Mind Springs Health was dealt a severe blow to its community crisis services this week with the announcement that the state of Colorado would transition away from using the mental health care company effective July 1.
The impending loss of Mind Springs for emergency situations has raised many questions within western Colorado’s behavioral health industry. In just 10 days, Rocky Mountain Health Plans will assume responsibilities for crisis services for the entire Western Slope, which will now encompass 22 counties. Rocky Mountain Health Plans, however, does not maintain infrastructure within the majority of the area.
Mind Springs Health, which maintains a satellite clinic in Granby, has held a contract with the state since 2014 to provide mobile and walk-in crisis services across its 10-county service area, which includes Grand and Summit counties.
Mind Springs Health and the Granby clinic will continue to operate and provide services, so there will be no change to outpatient services. However, emergency services will only be available to clients.
That contract was put up for rebid in 2017, at which time the state transformed responsibilities, regions and funding allocations, according to Mind Springs officials. The prior 10-county region of service, labeled Region 1, was increased to encompass 22 counties, effective July 1.
“This is a time of significant change for Mind Springs Health. We have been delivering crisis services to our community since our inception in 1972,” said Sharon Raggio, Mind Springs Health president and CEO. “As this news was shared with our board of directors, they asked me to convey their personal sadness as they have always viewed crisis services as one of the most important services offered.”
The Colorado Behavioral Health Council challenged the proposal in state court before Judge Ross Buchanan, arguing that the court did not fully flush out the evidence surrounding the severe reduction in funding to the northeast and western slope region, as well as the impact of the administrative expansion as it impacts the availability of funding for client care.
During the proceeding, Buchanan asked if the state was sure it wanted to continue to proceed with the contract rebidding given community concerns.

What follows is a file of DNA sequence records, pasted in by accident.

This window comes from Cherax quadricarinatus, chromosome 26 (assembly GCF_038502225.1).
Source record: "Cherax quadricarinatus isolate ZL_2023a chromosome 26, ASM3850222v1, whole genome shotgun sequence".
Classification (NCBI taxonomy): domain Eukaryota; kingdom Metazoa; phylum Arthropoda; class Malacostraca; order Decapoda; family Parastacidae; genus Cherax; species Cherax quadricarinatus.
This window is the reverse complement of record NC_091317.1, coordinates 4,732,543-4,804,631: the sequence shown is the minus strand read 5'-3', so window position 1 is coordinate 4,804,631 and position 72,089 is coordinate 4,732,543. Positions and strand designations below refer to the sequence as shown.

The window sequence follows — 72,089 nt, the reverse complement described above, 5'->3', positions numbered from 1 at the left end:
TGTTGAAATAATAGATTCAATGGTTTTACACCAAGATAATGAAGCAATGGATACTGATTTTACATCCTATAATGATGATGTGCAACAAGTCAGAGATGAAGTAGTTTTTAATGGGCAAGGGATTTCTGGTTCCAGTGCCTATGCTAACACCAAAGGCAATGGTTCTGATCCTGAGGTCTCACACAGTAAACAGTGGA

The court ultimately ruled against the council on May 1. In the ruling, it was stated that, where there is uncertainty in statute that is interpreted by a state department, the court does not have the authority to speak for the Legislature.
Rocky Mountain Health Plans did not immediately return a request for comment.
What it means for Grand County
A lack of crisis services in Grand County, as of July 1, has raised many questions within the community and between local mental health care partners.
“We think the mental health crisis services are very important and we need to make sure that they continue without a gap,” Grand County Sheriff Brett Schroetlin said. “With only 10 days out, we don’t have any definitive course of action.”
That concern was echoed by Jennifer Fanning, executive director of the Grand County Rural Health Network. Fanning, along with other community partners, will file an official complaint with the state regarding the rebidding and its short timeline.
“Should there be change … it needs to be a phased-in, well thought out, strategic change plan that is not 10 days notice,” Fanning said. “I’m talking six months to create those trusted relationships, to make sure that infrastructure in place.”
Fanning credited Mind Springs with doing an “incredible” job in the past years and responding to the community’s needs, despite an overworked, understaffed behavioral health system within the county.
Conversations are ongoing between Mind Springs and Rocky Mountain Health Plans as it pertains to a transition plan for community services. As of Friday, officials with Mind Springs indicated that details were still evolving and the company would have more clarity next week.